Learning to write a check, build homes or run a business is something that many people learn after they graduate from high school.
For third graders at Rock Springs Elementary school, the pilot Junior Achievement program gave the students early exposure to these concepts.
â€œRock Springs signed up to have JA one session per week for five weeks,â€ said Michelle Punch, director of programs for JA of Central Carolina. â€œThe sessions lasted for 45 minutes, and we provided lesson plans and coordinated all activities.â€
Members of JA, teachers and principal Rhonda Harrill of Rock Springs and members of Denver/Lake Norman Rotary Club celebrated success of the pilot JA program last Wednesday morning at Westport Country Club.
Volunteers, like UPS Store owner Peter Browne, taught one of the sessions. Browne is also a member of Denver/Lake Norman rotary.
â€œI got letters from the students telling me they enjoyed the program,â€ he said.
He said rotary is looking to go into other east Lincoln elementary schools.
â€œWe want to expand this program in 2006 to Catawba Springs and St. James Elementaries, as well as have a second session at Rock Springs.â€
Jane Rowe, another volunteer, was impressed with the studentsâ€™ enthusiasm.
â€œThe students were very excited,â€ she said. â€œThe kids made volunteers feel like stars because we came and spent time with them.â€
Besides business concepts, rotary member Joe Lampron said the students learned about other concepts, like city planning and construction.
In order to expand in 2006, he said, there needs to be more volunteers.
Harrill said students were enthusiastic about being the first school in Lincoln County to have JA and that feedback from parents were overwhelmingly positive.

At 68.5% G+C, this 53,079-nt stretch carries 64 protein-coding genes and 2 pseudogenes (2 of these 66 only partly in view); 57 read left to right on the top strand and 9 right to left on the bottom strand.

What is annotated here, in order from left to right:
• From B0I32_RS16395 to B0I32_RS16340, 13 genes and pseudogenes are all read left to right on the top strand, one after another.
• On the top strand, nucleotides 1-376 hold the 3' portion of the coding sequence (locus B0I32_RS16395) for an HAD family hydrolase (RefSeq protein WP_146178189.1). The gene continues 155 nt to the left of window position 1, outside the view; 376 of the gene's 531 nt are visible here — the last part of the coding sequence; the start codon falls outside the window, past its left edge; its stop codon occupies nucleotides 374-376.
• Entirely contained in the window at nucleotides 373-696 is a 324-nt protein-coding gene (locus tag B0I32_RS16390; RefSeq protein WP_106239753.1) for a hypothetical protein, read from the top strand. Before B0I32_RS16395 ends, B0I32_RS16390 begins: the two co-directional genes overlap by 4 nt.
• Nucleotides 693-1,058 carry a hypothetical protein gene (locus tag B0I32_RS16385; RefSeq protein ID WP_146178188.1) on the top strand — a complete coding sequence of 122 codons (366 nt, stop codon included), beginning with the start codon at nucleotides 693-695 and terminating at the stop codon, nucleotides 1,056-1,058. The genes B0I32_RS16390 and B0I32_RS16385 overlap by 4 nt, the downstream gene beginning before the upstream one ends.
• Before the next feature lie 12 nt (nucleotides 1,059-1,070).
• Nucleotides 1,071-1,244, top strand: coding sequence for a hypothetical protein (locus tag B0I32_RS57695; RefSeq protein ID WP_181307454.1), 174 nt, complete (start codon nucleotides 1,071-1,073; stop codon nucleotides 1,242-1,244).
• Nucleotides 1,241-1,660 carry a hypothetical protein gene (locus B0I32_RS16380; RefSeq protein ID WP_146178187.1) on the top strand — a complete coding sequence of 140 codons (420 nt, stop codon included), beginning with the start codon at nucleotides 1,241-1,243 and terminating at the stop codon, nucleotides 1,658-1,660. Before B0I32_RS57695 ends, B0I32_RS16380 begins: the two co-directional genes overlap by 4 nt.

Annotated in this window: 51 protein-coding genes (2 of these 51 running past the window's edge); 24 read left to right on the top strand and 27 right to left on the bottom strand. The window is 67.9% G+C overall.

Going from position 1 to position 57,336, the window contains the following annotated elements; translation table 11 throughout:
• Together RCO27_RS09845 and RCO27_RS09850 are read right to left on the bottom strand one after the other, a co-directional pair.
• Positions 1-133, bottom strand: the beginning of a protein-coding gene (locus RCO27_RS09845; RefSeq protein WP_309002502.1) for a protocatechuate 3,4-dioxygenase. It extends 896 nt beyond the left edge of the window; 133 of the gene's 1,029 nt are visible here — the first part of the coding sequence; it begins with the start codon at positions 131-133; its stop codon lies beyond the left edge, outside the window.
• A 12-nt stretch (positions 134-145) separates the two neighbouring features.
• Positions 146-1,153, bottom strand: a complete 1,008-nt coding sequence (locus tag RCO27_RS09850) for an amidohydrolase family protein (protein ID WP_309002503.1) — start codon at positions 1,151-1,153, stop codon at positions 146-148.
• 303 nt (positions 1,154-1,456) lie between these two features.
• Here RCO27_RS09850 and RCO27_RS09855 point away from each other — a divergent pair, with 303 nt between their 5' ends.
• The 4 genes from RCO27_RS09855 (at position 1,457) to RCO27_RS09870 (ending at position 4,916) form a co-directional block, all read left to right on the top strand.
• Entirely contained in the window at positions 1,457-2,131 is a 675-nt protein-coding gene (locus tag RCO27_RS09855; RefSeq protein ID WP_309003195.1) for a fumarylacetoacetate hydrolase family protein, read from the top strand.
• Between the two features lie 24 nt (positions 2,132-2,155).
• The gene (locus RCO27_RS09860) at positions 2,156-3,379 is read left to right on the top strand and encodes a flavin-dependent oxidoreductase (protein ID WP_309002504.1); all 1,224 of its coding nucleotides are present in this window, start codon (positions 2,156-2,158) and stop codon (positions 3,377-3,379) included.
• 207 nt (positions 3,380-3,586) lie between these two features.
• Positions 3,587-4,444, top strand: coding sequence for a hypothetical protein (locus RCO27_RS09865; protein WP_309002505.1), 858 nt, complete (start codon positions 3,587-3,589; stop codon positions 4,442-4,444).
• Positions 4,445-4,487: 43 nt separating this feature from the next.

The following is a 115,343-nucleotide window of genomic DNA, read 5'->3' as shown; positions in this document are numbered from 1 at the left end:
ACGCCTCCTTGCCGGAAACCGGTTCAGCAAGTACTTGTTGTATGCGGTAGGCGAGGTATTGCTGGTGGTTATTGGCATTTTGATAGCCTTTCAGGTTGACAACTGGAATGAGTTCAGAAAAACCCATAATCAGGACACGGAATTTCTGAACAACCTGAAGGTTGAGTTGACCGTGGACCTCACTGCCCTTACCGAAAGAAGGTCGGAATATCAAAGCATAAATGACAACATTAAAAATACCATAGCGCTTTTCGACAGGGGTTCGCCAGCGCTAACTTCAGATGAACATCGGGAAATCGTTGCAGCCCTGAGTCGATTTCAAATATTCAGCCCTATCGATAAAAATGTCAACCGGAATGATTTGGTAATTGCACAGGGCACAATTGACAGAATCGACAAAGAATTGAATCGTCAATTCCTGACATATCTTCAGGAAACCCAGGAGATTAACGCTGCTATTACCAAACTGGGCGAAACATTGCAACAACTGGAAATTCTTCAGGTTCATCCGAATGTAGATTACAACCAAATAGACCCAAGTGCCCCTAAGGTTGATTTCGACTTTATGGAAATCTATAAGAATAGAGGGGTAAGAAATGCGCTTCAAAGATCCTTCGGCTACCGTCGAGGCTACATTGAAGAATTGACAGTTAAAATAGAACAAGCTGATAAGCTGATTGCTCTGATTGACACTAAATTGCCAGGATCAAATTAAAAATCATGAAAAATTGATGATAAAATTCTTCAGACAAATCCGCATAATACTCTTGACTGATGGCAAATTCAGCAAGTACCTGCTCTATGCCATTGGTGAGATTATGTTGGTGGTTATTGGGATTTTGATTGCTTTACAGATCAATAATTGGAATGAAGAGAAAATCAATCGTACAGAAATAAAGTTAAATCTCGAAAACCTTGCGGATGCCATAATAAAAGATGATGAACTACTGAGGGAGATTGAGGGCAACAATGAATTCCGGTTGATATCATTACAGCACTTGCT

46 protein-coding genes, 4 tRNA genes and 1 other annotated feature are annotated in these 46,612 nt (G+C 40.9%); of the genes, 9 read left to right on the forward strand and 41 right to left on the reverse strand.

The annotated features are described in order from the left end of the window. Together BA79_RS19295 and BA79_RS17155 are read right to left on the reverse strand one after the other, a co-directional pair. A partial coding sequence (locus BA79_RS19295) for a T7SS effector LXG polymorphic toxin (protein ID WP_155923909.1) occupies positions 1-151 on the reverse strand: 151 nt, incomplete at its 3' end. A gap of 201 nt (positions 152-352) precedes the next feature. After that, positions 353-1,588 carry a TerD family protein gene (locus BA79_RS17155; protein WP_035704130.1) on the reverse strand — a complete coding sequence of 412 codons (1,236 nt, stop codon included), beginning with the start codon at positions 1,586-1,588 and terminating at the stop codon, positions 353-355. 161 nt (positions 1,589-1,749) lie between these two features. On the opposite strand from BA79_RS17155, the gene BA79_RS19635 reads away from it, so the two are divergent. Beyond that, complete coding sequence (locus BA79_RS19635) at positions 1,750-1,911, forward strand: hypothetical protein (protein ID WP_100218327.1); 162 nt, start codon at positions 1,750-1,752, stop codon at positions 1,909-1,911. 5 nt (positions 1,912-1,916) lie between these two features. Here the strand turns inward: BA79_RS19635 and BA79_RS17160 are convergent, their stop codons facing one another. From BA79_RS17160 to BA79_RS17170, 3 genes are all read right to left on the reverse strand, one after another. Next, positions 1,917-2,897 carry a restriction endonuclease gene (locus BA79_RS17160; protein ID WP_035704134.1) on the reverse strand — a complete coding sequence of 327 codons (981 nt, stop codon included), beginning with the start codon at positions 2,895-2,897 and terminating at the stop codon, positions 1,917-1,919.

â€œI knew from the start the students would be successful,â€ she said. â€œThey have an abundance of talent. The financial support by rotary and the talent of the teachers and the students made the program successful.â€
Third grader Cooper Marshall told the rotary gathering he learned a lot.
â€œI learned how to write checks and be a restaurant manager. I also learned about building and architecture,â€ he said.
Classmate Ryan Reiser said his favorite thing to do was to build houses.
â€œWe learned where to put houses when we learned about city planning,â€ he said.
Third grade student Virginia Crooks learned about internal operations of a restaurant.
â€œI liked learning about hiring people and how much food costs.â€
Denver/Lake Norman Rotary President Marty Smith said it was enjoyable to work with the teachers and students at Rock Springs.
Junior Achievement uses hands-on experiences to help young people understand the economics of life. In partnership with business and educators, JA brings the real world to students, opening their minds to their potential.
â€œWe run programs from Asheville east to Winston-Salem and as far south as Fort Mill, SC.,â€ said Punch.
JA of Central Carolina serves 39 counties in both North and South Carolina.
by Jon Mayhew